Is it possible for a teacher to cultivate patience, focus, curiosity and compassion to such an extent that it becomes an articulated and felt sense through his or her teaching?  This is the exploratory path of the Advanced Training for MBCT & MBSR Teachers that invites investigation of two important aspects of teaching MBCT and MBSR, that of embodied mindful presence and the facilitation of mindful inquiry.  I am delighted to be teaching alongside my colleague, Susan Woods, as we offer this program which is both deeply personal and universal in its intentional and heartfelt focus.
–Char Wilkins, LCSW

Char Wilkins, MSW, LCSW is a psychotherapist and certified MBSR teacher. She trains professionals in Adv. MBCT, MBSR and MECL (Mindful Eating/Conscious Living) and offers consultation to MBI teachers and in the use of mindfulness in psychotherapy. She considers her long standing meditation practice to be the foundation of all her work and continues to train in the Dhamma, Qigong and Tai Chi. In her private psychotherapy practice she specializes in working with women who suffer from the ramifications of childhood abuse, depression, anxiety and disordered eating.  www.amindfulpath.com

MBCT Ushers in the Next Era with Second Edition and Two Innovative Training Opportunities

Mindfulness-Based Cognitive Therapy for DepressionFew psychological interventions have engendered so much promise and delivered on that promise with such impressive clinical outcomes and research findings as Mindfulness-Based Cognitive Therapy (MBCT). The skillful “marriage” of cognitive behavioral therapy and mindfulness practice, MBCT has emerged as an effective treatment to prevent relapse in depression and is yielding good initial results in other settings and with other populations as well. With the imminent publication of the Second Edition of Mindfulness-Based Cognitive Therapy  (Guilford Publications), MBCT has entered it’s next generation, incorporating the ongoing work of co-founders Zindel Segal, Mark Williams and John Teasdale, with the input and efforts of numerous clinicians and researchers worldwide.

Zindel Segal, Ph.D.

Zindel Segal, Ph.D.

“Ten years have passed since the publication of Mindfulness Based Cognitive Therapy,” noted Zindel Segal recently, “and in that time there has been a productive engagement and interchange with clinicians and researchers who have offered and studied the program with their own patients.  Mark, John and I have been fortunate to be involved in some of these discussions and have learned from many ‘early adopters’ as well as from the increasing volume of empirical work that has evaluated and stretched MBCT to novel populations.  The second edition of MBCT gives us an opportunity to embed this ‘crowd sourced’ wisdom and feedback into an updated and expanded version of the book that offers a few refinements to the 8-week program and grapples, more generally, with the question of how the delivery of mindfulness based interventions can be optimized.”

“Kindness and compassion are the ground from which we practice, the ground from which we teach, and the ground that participants may then use in cultivating their own practice.”                 (From the Second Edition)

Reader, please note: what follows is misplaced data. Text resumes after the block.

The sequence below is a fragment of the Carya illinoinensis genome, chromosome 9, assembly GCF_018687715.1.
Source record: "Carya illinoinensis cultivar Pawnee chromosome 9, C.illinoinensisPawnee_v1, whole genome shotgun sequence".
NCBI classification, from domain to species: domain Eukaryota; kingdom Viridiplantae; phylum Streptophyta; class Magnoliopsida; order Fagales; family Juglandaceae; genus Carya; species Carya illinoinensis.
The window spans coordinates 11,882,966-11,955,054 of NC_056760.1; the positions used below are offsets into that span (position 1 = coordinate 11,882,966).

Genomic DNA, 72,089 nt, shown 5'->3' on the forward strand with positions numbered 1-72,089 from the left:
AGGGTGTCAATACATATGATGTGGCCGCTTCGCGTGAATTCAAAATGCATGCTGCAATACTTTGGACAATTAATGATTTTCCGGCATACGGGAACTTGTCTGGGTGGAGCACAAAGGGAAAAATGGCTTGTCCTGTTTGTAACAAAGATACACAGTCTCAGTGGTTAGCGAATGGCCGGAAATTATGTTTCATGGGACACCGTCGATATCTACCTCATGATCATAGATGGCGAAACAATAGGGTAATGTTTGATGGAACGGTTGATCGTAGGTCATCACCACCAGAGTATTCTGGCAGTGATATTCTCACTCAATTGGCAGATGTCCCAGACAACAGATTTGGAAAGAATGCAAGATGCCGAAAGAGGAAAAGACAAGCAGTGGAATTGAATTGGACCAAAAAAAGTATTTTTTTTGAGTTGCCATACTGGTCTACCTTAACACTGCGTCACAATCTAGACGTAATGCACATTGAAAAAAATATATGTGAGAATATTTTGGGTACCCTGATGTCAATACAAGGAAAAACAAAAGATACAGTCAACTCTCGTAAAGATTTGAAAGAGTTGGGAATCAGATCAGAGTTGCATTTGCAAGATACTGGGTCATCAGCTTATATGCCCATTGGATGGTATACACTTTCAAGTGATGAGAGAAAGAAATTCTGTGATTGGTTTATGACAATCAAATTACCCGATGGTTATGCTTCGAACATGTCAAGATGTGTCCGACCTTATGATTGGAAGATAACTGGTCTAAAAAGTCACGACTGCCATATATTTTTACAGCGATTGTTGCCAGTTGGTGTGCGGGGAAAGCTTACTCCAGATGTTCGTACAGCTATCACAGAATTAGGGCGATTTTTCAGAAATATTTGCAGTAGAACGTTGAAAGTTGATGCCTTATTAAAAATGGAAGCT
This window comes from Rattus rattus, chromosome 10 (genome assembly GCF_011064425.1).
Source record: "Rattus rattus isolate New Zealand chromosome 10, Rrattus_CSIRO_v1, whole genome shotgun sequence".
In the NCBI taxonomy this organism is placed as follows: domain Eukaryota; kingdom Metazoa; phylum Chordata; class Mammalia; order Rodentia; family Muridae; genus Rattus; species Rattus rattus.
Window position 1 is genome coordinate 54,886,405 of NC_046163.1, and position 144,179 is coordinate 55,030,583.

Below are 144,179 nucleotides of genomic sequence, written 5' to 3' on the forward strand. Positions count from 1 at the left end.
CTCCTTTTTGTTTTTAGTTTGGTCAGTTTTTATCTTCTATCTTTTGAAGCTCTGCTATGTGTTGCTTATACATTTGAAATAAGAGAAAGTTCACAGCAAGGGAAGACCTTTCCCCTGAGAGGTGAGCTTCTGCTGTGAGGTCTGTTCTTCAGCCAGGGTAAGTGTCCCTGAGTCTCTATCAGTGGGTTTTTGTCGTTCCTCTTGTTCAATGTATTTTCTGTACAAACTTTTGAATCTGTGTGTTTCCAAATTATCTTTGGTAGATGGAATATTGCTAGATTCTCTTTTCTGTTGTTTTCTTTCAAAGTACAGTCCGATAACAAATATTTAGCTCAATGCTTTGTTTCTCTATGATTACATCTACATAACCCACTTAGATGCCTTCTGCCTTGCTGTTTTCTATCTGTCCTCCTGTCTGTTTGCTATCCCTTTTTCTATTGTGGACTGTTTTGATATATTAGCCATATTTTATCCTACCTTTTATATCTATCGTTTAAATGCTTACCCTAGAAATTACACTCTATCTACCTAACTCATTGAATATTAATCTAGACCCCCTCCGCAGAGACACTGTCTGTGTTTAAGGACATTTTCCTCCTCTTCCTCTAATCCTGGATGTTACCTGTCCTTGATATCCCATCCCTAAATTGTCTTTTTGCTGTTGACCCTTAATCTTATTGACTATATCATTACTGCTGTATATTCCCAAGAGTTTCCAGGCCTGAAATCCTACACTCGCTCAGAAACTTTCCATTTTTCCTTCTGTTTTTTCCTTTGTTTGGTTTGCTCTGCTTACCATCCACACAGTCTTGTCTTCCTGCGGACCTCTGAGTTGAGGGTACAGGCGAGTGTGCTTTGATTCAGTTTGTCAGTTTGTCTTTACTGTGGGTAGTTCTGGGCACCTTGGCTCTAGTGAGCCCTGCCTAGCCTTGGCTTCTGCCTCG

Perhaps most notable in the new edition is a chapter solely dedicated to the topic of compassion in MBCT. Segal reports that “an oft-repeated question I hear is ‘what is the role of compassion training in MBCT?’  This reflects perhaps the pervasive interest in bringing compassion to patients who are suffering, as well as an enthusiasm for newer protocols that feature compassion training as a central intervention.  The answer with respect to MBCT is not as straightforward as checking whether formal compassion or loving kindness is or is not taught within the 8 weeks.  It revolves around the deeper question of what exactly compassion means in a clinical context and how it can help address the vulnerability or illness perpetuating factors that keep people locked into symptoms and distress.”

FREE CHAPTER PREVIEW!
In advance of the release of the Second Edition of MBCT, Chapter 8, entitled “Pausing for Reflection: Kindness and Self-Compassion in MBCT” is available for free by emailing the UC San Diego Center for Mindfulness at mindfulness@ucsd.edu and requesting a copy.

Book purchasers get access to a companion Web page featuring downloadable audio recordings of the guided mindfulness practices (meditations and mindful movement), plus all of the reproducibles, ready to download and print in a convenient 8 1/2″ x 11″ size. A separate web page for use by clients features the audio recordings only.

As innovative as the MBCT program itself, the 5-day MBCT teacher training offered through the UC San Diego Center for Mindfulness is a “wonderful opportunity to experience the intricate interweaving of mindfulness practice and cognitive therapy skills in the delivery of the 8 week program,” said Segal. “Our days are long and incorporate elements of personal practice and clinical training all held within a retreat framework that clarifies intention, observation and self-compassion in the learning process.  If you are interested in learning the MBCT program ‘from the inside’ this is the best vehicle for doing so.”

For those who already have experience teaching MBCT or Mindfulness-Based Stress Reduction (MBSR) UCSD is now offering an Advanced Training for MBCT and MBSR Teachers taught by experienced teachers and trainers Susan Woods and Char Wilkins. Intended to focus upon universal principles for teaching mindfulness-based interventions. As such, the focus for this training is less about teaching to the structure of MBCT and/or MBSR and more about intentionally embodying mindful presence and strengthening the facilitation of mindful inquiry.

What Are Your Thoughts? We would love to hear your thoughts on the approach of explicitly teaching compassion and lovingkindness practice within mindfulness-based interventions like MBCT, versus the more implicit approach described by Segal et al in the new 2nd edition of the MBCT book (free pdf copy of the chapter available upon request at  mindfulness@ucsd.edu ). Please share your thoughts and opinions below.